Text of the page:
SOUTH BAYMOUTH – The Township of Tehkummah has agreed to take out a liability insurance policy for Dick Bowerman’s trail system on the unopened road allowances of South Baymouth, though a long-term maintenance effort on the wooden structures is required to keep them viable into the future.
“We’re going to get our township maintenance person to do a walk with Dick this fall to identify the work that needs to be done,” said Tehkummah clerk-administrator Silvio Berti at the September 1 meeting of township council.
At that meeting, council voted to pay for liability insurance on the trails—$139 until the end of the term on January 30, 2021—to protect Tehkummah taxpayers from any potential legal costs that could arise from a mishap.
Mr. Bowerman built his popular trails on municipal road allowances, meaning the township could be liable if an incident should occur on the trails.
A passion project
Over the past 15 years, Mr. Bowerman has built the two-kilometre trail network by hand in his spare time.
“There’s probably a thousand feet of walkways built out of trees I’ve cut down into two-foot lengths and made into walkways through the wet areas,” he told The Expositor. “They’re very unique trails.”
He has worked in the bush and as a farmer throughout his life in the Tehkummah area. His grandfather helped to survey the town plot in 1901 and when Mr. Bowerman was a child, his grandfather took him for walks to see the original corner stakes of the town plot.
He and his wife Eunice moved into their South Baymouth home 20 years ago.
“Once I got the house fixed up there was nothing more to do, so I went out trying to find those stakes. I found about a quarter of them; cedar will last well over 100 years if it’s dry,” Mr. Bowerman said.
He started his work quietly, only using an axe to cut down some trees to improve a walkway between two of the first stakes he found. As he continued, passers-by would occasionally stumble upon his worksite and commend his craftsmanship.
“I realized people weren’t getting too mad at me for doing this, so I started doing my work with a chainsaw. I’ve not had one negative comment ever,” he said.
Ms. Bowerman was about as supportive of the passion project as a wife could be, but she kept him on a tight leash.
“I was allowed one case of nails a year, which is about 40 pounds, and I had to quit once that was used up. That’d last about a quarter of a mile (on a boardwalk),” Mr. Bowerman said.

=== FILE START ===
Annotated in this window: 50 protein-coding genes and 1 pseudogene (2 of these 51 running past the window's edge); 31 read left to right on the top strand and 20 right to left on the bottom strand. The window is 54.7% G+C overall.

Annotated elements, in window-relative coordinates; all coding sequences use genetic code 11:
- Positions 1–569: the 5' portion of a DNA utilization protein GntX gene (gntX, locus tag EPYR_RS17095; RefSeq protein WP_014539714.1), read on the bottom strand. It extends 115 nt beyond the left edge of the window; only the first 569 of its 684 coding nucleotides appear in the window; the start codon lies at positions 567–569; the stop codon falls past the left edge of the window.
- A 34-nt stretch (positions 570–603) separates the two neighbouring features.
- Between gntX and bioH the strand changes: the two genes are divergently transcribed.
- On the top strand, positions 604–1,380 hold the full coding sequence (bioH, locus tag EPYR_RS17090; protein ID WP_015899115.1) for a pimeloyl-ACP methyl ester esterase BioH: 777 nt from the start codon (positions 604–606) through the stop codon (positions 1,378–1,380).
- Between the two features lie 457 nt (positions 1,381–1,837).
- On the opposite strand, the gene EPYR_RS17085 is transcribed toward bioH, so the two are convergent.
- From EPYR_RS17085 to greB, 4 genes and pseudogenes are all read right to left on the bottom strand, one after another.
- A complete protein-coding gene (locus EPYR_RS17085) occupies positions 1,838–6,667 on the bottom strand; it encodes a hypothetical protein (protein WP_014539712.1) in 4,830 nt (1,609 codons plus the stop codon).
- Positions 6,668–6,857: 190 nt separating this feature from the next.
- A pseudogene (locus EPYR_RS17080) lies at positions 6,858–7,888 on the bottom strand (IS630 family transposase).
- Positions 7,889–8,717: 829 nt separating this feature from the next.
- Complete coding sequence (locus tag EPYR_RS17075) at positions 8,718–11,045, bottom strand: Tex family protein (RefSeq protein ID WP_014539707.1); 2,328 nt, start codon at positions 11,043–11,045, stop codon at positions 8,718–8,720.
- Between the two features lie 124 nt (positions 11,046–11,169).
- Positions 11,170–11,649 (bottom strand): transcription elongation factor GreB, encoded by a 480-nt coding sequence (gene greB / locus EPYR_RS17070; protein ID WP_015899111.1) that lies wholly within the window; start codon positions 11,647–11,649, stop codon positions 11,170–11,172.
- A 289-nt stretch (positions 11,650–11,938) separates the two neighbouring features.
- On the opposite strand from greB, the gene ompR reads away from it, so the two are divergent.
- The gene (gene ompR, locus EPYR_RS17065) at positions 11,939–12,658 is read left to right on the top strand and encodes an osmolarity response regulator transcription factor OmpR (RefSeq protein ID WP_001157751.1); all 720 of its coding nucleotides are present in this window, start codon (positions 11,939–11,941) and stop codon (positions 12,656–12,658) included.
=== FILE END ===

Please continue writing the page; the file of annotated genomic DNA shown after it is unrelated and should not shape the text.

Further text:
Future work required
Despite his hard work and encouragement from onlookers, Tehkummah has never officially sanctioned the trails. Mr. Bowerman never approached council for consent and has performed all construction and maintenance himself.
However, as he ages, the upkeep has become more daunting and he has contacted the township to determine what should happen next.
“I can keep ahead of it for a little while yet, anyway. I built this without any government money, nobody sponsored it, so I didn’t have to account to anybody for everything I had done. I just couldn’t stand imagining some young whippersnapper from Toronto coming up and telling me what to do. That bothers me; I worked in the bush all my life,” the 82-year-old said.
He estimated that the structures would last for a decade with no maintenance but acknowledged that they are not built to any standards and they should probably be rebuilt to code if they should continue to exist.
Structures on the trail include lengthy boardwalks, handrails, spiral staircases and benches, all carved from cedar trees in the area. A 300-foot boardwalk across Lake Huron to ‘Make Believe Island’ has washed away with the high water levels in the past two years and it would be prohibitive to recreate, in the trailblazer’s opinion.
He has also hand-carved walking sticks with his trail’s name; they reside in pails at the five entrances and about 10 go missing each year.
“I have my name on the sticks and it’s a kind of advertisement. It doesn’t bother me that people take them because they must like them; I have a lot of fun building them,” he said.
Future of the trails
Ideally, Mr. Bowerman said a small group of volunteers would form to maintain the trails. However, recent discussions at council meetings have revealed a dearth of interest in community members taking on the project, despite the township’s proud history of volunteerism.
Tehkummah council resolved in July to take down all of the signs at the trail entrances until it could identify a future plan. At the September meeting when Tehkummah agreed to take out a liability insurance policy and re-install the signage with ‘use at your own risk’ messaging, not all were satisfied with the solution.
“I think until we get the maintenance done, we should not change anything. The trails should remain closed until we can get it repaired,” said Councillor Michael McKenzie.
Although the township has never formally closed the trails (or opened them for that matter), the councillor felt that the trails should be fixed before the town raises the signs. However, he admitted that he had not witnessed the condition of the trails.
In some of the wooden structures, soft spots exist where the supportive boards have come loose from their frames. The construction is solid in most parts but will deteriorate as time passes.
The trails are home to unique wildlife—an extensive patch of the rare dwarf lake iris flower grows there.
He added that there is unique geology along the route, including an ice-age-deposited boulder along Lake Huron and whaleback rock formations that go into the water.
Mr. Bowerman said he does not know how many people use the trails but said he plans to still walk the trails in the early mornings and share them with his grandchildren when they are allowed to visit from the United States.
“It doesn’t bother me what happens,” he said. “I’ll keep walking them and I’ll keep trimming them up for as long as I can. Some group might come forward to work on them, but I don’t know.”